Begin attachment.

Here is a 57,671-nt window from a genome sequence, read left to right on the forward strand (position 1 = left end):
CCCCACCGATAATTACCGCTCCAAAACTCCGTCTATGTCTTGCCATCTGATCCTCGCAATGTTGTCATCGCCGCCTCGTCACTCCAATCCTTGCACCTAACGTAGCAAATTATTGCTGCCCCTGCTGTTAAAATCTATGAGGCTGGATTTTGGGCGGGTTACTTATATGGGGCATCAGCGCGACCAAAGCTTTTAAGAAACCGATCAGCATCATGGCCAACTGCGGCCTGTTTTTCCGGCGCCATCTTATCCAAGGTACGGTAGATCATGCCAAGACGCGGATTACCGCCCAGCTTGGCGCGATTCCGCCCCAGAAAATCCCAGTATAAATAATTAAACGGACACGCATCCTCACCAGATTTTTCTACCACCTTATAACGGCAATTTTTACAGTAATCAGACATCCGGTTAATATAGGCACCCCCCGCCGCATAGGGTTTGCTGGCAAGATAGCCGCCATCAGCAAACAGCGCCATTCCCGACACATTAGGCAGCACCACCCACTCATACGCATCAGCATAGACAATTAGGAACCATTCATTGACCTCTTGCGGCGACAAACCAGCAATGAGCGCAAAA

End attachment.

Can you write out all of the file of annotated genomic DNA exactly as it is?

Here is a 57,671-nt window from a genome sequence, read left to right on the forward strand (position 1 = left end):
CCCCACCGATAATTACCGCTCCAAAACTCCGTCTATGTCTTGCCATCTGATCCTCGCAATGTTGTCATCGCCGCCTCGTCACTCCAATCCTTGCACCTAACGTAGCAAATTATTGCTGCCCCTGCTGTTAAAATCTATGAGGCTGGATTTTGGGCGGGTTACTTATATGGGGCATCAGCGCGACCAAAGCTTTTAAGAAACCGATCAGCATCATGGCCAACTGCGGCCTGTTTTTCCGGCGCCATCTTATCCAAGGTACGGTAGATCATGCCAAGACGCGGATTACCGCCCAGCTTGGCGCGATTCCGCCCCAGAAAATCCCAGTATAAATAATTAAACGGACACGCATCCTCACCAGATTTTTCTACCACCTTATAACGGCAATTTTTACAGTAATCAGACATCCGGTTAATATAGGCACCCCCCGCCGCATAGGGTTTGCTGGCAAGATAGCCGCCATCAGCAAACAGCGCCATTCCCGACACATTAGGCAGCACCACCCACTCATACGCATCAGCATAGACAATTAGGAACCATTCATTGACCTCTTGCGGCGACAAACCAGCAATGAGCGCAAAA